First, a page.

So, like everyone else on the planet, I’ve been hitting the gym pretty hard this January. It’s been fun to get back into exercise, and I’ve been feeling good. So good, in fact, that I hesitated to mention it here lest I drive my readership away in their throes of jealousy. Because after all that exercise (it’s been three whole weeks you guys!) I can assume but one thing: I look good. Shoot, I’d even go so far as to say I look geeood. That’s how hard I’ve been working. And it’s this thought–how good I look–that sustains me in my efforts.
When my phone wakes me at 5 am and pulls me, groggy and grumpy, out of Gerard Butler’s arms (where I can always be found at 5 am), only one thought is potent enough to get me out of bed: I look good.
Eyes closed, I slide off the mattress and into the closet, where my lycra and spandex await me. Pulling, pinching, and stuffing myself into the “activewear,” I tell myself (eyes still closed), “That you cannot draw breath in this sports bra, that these running tights are smashing last night’s pizza up your rib cage, that the rest of the family will now enjoy another two hours of sleep–it’s all worth it.” Why? Because I look good.
Driving to the gym in the dark, I’ve no choice but to open at least one of my eyes. (Not to brag, but I’ve kind of mastered the Cyclops Driving Method this month. Hey, it’s early.) I fumble with the stereo in hopes of a station to keep me awake for the two minute drive, but find only weather forecasts and yesterday’s political rants. Early morning air time is apparently reserved for the trucking crowd because, unless it’s one’s profession, what idiot would be driving at this hour? An angry man screams at me through the speaker about things over which I have no control–something I don’t need to get up at dawn for since I can get the same treatment from my own kids at any time during the day. It’s too early to for this, I think, but it’s worth it. Why?
Because I look good.
[Tweet It’s too early to for this, but it’s worth it. Why? Because I look good.”]
I pull into my parking space, fumble out of the car and across the lot, and pull the heavy glass door open against the driving winter wind. Bright lights and big smiles greet me as I walk in, compelling me, at last, to open my extra eye. I cross the mat to join the Circle of the Dedicated, already warming up with quad stretches and shoulder rolls. Feeling a little more awake now, I take a deep breath and brace myself for the onslaught of exertion that awaits me. I’ll be alright, I tell myself; I’ll make it through. Why? Because on the other side of every workout, I look good.
I jump, quite literally, into the circuit training, quickly panting my way into a full-board sweat. I lift, I lower, I push up, I pull down, I squat, I plank, I plie. (I think that’s what that last one was?) I work, work, work, all of it done with the smug satisfaction that, though I hover near exhaustion, I look hotfreaking good while hovering. Forty minutes into the routine, I am, at last, fully alert. My blood is pumping, my heart is racing, my face is flaming. And my brain is soaring–with all the possibilities this early morning workout holds for me. I could train for a triathlon! I jump my rope a little faster at the thought. I could climb Mt. Everest! I hold my plank position a little longer, envisioning Gerard Butler as my Sherpa. I could replace Jillian Michaels on the “Biggest Loser!” Lowering myself in a push-up, I make a silent promise to my clients to allow several more grams of carbs per day. (I’m tough, but kind.) I can do anything! my endorphins are shouting. And more importantly, I will look good doing it.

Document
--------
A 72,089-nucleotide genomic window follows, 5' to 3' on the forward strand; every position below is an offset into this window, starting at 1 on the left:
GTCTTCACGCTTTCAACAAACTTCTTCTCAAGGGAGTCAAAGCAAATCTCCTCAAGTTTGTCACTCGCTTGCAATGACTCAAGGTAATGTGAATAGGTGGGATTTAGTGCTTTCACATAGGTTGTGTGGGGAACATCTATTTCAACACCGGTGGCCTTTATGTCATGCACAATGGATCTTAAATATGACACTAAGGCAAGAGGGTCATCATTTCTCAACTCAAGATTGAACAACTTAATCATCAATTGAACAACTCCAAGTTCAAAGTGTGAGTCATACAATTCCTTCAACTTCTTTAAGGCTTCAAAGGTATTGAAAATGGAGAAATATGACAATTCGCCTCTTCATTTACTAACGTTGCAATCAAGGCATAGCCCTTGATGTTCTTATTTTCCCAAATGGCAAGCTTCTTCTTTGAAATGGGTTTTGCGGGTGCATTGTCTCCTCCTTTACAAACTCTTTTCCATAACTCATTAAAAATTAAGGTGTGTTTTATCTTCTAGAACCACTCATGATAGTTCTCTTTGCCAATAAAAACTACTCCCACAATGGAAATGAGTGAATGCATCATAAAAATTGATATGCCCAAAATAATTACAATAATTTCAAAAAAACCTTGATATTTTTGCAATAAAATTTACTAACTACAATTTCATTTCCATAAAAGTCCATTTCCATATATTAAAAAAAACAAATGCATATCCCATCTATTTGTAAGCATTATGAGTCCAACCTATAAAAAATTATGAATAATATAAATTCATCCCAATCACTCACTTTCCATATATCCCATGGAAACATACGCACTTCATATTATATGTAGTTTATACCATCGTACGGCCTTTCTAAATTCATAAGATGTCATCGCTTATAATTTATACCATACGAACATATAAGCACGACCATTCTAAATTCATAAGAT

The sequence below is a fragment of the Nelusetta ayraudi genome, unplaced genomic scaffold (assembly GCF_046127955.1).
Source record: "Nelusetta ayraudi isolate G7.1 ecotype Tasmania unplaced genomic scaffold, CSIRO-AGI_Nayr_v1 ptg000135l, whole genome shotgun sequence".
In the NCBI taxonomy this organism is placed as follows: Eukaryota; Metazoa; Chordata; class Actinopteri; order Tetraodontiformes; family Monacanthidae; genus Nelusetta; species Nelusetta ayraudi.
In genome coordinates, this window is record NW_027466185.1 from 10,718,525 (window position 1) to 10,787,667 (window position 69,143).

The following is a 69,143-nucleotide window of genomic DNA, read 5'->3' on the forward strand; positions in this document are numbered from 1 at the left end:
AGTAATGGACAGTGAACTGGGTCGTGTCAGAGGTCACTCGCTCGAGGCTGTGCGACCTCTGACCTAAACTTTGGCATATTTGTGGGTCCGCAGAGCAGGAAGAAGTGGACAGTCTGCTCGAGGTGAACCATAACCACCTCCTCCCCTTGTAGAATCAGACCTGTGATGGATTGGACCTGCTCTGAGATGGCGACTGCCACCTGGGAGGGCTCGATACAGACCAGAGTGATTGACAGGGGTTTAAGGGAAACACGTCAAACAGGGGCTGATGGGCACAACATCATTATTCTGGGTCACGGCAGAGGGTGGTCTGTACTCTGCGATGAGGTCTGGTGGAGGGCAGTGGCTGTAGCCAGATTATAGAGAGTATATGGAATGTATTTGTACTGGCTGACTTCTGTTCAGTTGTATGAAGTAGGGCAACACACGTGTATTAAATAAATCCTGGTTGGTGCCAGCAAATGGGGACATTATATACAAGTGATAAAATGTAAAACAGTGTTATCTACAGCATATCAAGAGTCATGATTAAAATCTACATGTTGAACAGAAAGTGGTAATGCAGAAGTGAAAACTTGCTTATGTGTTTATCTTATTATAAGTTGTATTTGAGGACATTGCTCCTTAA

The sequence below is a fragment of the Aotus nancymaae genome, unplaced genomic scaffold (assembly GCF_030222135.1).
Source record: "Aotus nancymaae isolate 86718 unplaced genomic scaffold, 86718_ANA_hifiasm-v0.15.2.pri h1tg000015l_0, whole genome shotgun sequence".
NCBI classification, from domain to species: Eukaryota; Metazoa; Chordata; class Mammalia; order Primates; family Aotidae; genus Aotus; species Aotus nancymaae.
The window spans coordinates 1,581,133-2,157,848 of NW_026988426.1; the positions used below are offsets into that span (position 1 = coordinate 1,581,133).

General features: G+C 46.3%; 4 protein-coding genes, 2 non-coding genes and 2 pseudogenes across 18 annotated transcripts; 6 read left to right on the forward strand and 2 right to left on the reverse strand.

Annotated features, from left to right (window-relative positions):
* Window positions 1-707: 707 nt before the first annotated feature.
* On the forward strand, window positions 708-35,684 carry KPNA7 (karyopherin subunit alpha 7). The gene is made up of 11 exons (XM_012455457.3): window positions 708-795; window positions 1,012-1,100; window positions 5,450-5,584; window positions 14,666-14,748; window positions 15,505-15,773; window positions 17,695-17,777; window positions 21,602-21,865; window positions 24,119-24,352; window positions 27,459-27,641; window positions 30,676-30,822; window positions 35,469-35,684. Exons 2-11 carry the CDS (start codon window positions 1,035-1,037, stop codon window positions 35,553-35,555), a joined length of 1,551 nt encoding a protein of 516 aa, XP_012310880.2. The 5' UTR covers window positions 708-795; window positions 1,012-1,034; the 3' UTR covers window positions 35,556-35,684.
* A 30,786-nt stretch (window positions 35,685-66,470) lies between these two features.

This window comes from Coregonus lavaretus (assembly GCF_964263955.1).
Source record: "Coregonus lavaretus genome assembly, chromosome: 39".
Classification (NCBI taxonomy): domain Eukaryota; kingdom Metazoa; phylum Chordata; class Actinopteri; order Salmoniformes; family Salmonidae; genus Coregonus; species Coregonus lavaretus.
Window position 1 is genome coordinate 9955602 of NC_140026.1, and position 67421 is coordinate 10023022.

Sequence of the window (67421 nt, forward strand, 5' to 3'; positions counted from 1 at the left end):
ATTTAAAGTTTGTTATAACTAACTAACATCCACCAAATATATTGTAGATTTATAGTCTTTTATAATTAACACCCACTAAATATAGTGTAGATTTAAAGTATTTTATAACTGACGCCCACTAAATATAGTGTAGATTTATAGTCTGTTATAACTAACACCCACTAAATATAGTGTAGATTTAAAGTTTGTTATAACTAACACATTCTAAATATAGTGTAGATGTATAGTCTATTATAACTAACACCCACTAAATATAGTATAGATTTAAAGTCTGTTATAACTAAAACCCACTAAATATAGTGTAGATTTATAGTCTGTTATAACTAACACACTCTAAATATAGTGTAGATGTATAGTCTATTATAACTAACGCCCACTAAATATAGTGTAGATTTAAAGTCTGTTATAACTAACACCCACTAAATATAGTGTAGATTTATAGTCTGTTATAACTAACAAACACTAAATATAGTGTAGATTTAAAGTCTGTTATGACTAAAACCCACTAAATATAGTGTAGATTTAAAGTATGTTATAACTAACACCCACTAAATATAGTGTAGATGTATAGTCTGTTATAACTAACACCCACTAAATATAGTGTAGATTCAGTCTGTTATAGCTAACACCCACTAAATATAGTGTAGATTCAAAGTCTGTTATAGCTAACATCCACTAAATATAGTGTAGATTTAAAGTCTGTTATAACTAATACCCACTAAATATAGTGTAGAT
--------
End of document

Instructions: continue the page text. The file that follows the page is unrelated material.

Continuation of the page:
The session nearly over, it was time for high-knees. Unlike the others, this last drill was executed facing the gym window; it required me to run toward the glass and back again like Jughead escaping Big Ethel. The exercise itself was not a problem–I was a rubber hose at this point and no longer felt pain–but the reflection was. The reflection was a big problem. Because, you see, as I ran toward that window in my jiggling sports bra and expanding lycra, heaving my knees up as high as my thighs would take them (it was so much higher in my head!), I encountered a new reality: I did not--did not–look good.
I did not look good at all. I looked, in fact, bad. Very, very bad! Despite my three weeks (!) of intense and admirable training, I looked less like Jillian Michaels and more like a forty-year old housewife who’s had three kids and–bless her heart–is trying to to not going down without a fight. All thoughts of Gerard and I on the trail vanished, replaced by only one thought: they lied about the black lycra. It doesn’t hide anything.
I wish I could say that I went home, had a good cry, searched my soul, then decided that my worth was not found in a gym window’s reflection. I wish I could tell you that the moral of this story is Overcoming Vanity and Finding Inner Beauty but alas, it is not. There are other, better stories with those morals. The moral of this story is:
1) Avoid your reflection in the gym windows at all costs, especially while doing high-knees in lycra capri pants (whatever the color), and
2) Keep telling yourself that you look good. Age and beauty are states of mind, and it’s a good thing because, as the years go by, I’m gonna have to rely on my mind more than my mirror. And that’s okay, because in my head–if not my reflection–my frantic efforts at 5 am are paying off. In my head, I am just absolutely certain that, after all is eaten and done, I still look good.
(Oh I don’t?)